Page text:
Why are arthropods segmented?

@article{Budd2001WhyAA,
  title={Why are arthropods segmented?},
  author={Graham E. Budd},
  journal={Evolution \& Development},
  year={2001},
  volume={3}
}
  • G. Budd
  • Published 1 September 2001
  • Biology
  • Evolution & Development
SUMMARY Segmentation as an attribute of organisms is being increasingly discussed in the recent literature because (1) new phylogenies suggest that organisms classically considered to be segmented may lie in separate clades; (2) the molecular basis of segmental development has been much studied; (3) various theories of bilaterian origins place weight on segmentation as a primitive character; (4) there has been recent stress on the importance of modularity as an evolutionary topic. However, the… 

Segmentation: mono- or polyphyletic?

  • E. Seaver
  • Biology
    The International journal of developmental biology
  • 2003
TLDR
This review will discuss what the authors currently know about the segmentation process in each group and how the understanding of the development of segmented structures in distinct taxa have influenced the hypotheses explaining the presence of a segmented body plan in the metazoa.

The Articulata hypothesis – or what is a segment?

TLDR
Based on numerous similarities not shared with other bilaterian taxa it is suggested that segmentation of annelids and arthropods is homologous and apomorphic for a monophyletic Articulata.

The Segmented Urbilateria: A Testable Scenario1

TLDR
This work proposes to test the hypothesis that the last common ancestor of bilaterian animals (Urbilateria) was segmented by comparing genes involved in mesodermal segmentation, and suggests several types of evolutionary mechanisms operating on a segmented ancestral body plan would explain the rapid emergence of body plans during the Cambrian.

Hunting for “factor X”: the genetic basis of segmental mismatch

  • G. Fusco
  • Biology
    Evolution & development
  • 2009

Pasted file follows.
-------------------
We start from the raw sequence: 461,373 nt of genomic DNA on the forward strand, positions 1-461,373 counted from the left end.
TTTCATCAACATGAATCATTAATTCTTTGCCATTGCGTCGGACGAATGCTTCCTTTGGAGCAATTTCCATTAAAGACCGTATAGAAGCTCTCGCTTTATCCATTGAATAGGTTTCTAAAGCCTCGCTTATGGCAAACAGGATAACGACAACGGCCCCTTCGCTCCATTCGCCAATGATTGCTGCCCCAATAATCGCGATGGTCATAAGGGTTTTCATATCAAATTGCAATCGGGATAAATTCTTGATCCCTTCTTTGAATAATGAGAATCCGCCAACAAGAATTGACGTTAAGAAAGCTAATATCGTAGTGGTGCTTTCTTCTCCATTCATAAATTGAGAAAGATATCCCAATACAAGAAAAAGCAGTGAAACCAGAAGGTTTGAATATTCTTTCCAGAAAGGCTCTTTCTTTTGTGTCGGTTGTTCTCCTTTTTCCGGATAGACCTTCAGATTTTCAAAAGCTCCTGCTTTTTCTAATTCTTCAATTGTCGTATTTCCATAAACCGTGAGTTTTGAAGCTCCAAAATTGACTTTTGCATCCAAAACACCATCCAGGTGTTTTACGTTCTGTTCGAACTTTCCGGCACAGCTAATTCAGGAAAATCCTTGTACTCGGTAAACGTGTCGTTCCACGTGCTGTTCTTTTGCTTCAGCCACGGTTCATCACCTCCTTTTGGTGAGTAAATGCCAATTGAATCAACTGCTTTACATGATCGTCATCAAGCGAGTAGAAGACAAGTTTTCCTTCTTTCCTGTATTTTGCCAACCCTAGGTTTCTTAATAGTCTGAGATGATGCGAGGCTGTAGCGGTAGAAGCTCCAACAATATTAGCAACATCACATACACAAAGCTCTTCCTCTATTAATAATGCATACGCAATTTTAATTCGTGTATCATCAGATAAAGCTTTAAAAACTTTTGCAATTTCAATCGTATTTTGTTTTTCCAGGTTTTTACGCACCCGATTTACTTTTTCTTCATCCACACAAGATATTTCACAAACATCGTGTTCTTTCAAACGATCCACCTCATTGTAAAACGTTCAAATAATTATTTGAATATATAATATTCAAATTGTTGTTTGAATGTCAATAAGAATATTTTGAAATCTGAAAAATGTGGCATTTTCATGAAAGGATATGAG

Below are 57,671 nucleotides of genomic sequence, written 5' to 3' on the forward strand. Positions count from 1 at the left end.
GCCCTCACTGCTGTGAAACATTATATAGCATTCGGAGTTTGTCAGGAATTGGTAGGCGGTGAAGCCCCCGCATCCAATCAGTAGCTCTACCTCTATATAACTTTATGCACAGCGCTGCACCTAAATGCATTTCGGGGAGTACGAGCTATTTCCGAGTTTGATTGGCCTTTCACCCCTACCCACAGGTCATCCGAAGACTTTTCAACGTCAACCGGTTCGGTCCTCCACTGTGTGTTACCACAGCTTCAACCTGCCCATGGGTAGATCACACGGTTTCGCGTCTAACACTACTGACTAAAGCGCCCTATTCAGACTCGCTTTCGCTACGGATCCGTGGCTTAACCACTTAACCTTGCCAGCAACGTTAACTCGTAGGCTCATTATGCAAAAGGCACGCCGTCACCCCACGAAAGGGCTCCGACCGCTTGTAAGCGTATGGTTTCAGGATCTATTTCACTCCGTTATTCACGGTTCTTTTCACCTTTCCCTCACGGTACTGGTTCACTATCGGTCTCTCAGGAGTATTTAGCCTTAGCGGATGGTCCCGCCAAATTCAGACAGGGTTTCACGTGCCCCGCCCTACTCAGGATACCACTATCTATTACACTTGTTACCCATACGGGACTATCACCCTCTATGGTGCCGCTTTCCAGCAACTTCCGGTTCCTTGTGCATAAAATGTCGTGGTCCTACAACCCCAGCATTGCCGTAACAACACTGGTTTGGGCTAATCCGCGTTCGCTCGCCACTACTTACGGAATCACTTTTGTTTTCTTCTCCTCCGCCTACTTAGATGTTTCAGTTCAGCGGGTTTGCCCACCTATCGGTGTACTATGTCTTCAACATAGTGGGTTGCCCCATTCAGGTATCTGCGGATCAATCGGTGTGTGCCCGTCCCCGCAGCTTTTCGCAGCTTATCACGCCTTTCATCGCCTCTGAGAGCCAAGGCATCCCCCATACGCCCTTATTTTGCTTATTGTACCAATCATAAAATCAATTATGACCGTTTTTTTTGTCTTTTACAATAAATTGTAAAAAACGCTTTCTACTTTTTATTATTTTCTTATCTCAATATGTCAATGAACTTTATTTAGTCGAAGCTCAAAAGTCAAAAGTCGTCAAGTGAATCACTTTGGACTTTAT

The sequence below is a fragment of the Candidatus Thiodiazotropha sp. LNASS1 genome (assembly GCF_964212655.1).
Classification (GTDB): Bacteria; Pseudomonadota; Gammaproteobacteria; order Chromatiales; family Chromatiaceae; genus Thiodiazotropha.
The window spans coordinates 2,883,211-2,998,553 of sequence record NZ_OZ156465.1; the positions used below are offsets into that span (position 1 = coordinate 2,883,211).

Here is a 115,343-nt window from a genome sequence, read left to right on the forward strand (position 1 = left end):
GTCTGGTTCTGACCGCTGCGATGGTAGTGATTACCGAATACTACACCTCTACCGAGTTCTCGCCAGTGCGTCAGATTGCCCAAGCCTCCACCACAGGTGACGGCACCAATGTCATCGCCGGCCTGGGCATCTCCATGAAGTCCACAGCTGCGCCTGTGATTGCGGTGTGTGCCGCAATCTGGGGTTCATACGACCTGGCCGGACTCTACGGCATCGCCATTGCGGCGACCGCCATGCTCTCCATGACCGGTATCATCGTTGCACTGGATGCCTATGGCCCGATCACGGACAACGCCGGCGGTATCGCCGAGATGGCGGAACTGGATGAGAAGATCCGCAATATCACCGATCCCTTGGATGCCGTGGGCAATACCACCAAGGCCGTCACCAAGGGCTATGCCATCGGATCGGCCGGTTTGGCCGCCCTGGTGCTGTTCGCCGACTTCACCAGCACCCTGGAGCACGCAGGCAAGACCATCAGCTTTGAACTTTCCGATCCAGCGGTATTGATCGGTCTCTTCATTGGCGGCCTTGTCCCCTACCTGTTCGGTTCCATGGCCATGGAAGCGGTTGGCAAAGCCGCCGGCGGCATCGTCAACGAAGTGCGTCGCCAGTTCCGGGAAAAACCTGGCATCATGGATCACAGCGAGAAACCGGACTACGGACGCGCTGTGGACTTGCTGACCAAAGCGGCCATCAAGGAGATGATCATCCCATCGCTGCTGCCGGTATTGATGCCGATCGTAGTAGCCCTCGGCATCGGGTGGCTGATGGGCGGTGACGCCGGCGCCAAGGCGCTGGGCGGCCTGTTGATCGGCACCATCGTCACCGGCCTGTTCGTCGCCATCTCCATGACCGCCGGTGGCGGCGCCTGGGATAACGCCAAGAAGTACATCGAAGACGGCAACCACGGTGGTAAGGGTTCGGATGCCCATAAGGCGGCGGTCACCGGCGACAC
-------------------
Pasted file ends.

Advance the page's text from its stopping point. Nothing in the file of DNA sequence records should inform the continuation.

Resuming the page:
TLDR
There are some case studies which, better than others, illustrate the necessity and the potential of considering developmental causes for explaining the evolution of organisms’ body architecture.

Arthropod origins

TLDR
Results of molecular studies indicate a relationship to moulting worms, which means that if this is correct, the arthropod and moults worm lineages must have diverged when some “coelomate” features such as specific vascular and neural systems were still present.

Segmentation, metamerism and the Cambrian explosion.

  • J. Couso
  • Biology
    The International journal of developmental biology
  • 2009
TLDR
It is concluded that a metameric body plan is not only a likely ancestral character of bilaterian animals, but also a possible trigger for the Cambrian explosion in body morphology and complexity.

Evolution of developmental systems underlying segmented body plans of bilaterian animals: insights from studies of segmentation in a cricket

TLDR
Comparisons of regulatory networks of segmentation genes between Gryllus and Drosophila suggest that regulatory interactions between the genes vary among insects, despite conservation of the network component genes, whereas the segmented body plan itself has been conserved.

Ancestral Patterning of Tergite Formation in a Centipede Suggests Derived Mode of Trunk Segmentation in Trilobites

TLDR
The centipede Strigamia maritima is utilized to study the correspondence between the expression of engrailed during late embryonic to postembryonic stages, and the development of the dorsal exoskeletal plates, and it is suggested that this association represents a symplesiomorphy within Euarthropoda.

Segment formation in Annelids: patterns, processes and evolution.

  • G. Balavoine
  • Biology
    The International journal of developmental biology
  • 2014
TLDR
The various patterns of evolution of the metameric body plan in annelids are summarized, showing the remarkable evolvability of this trait, similar to what is also found in arthropods.
...

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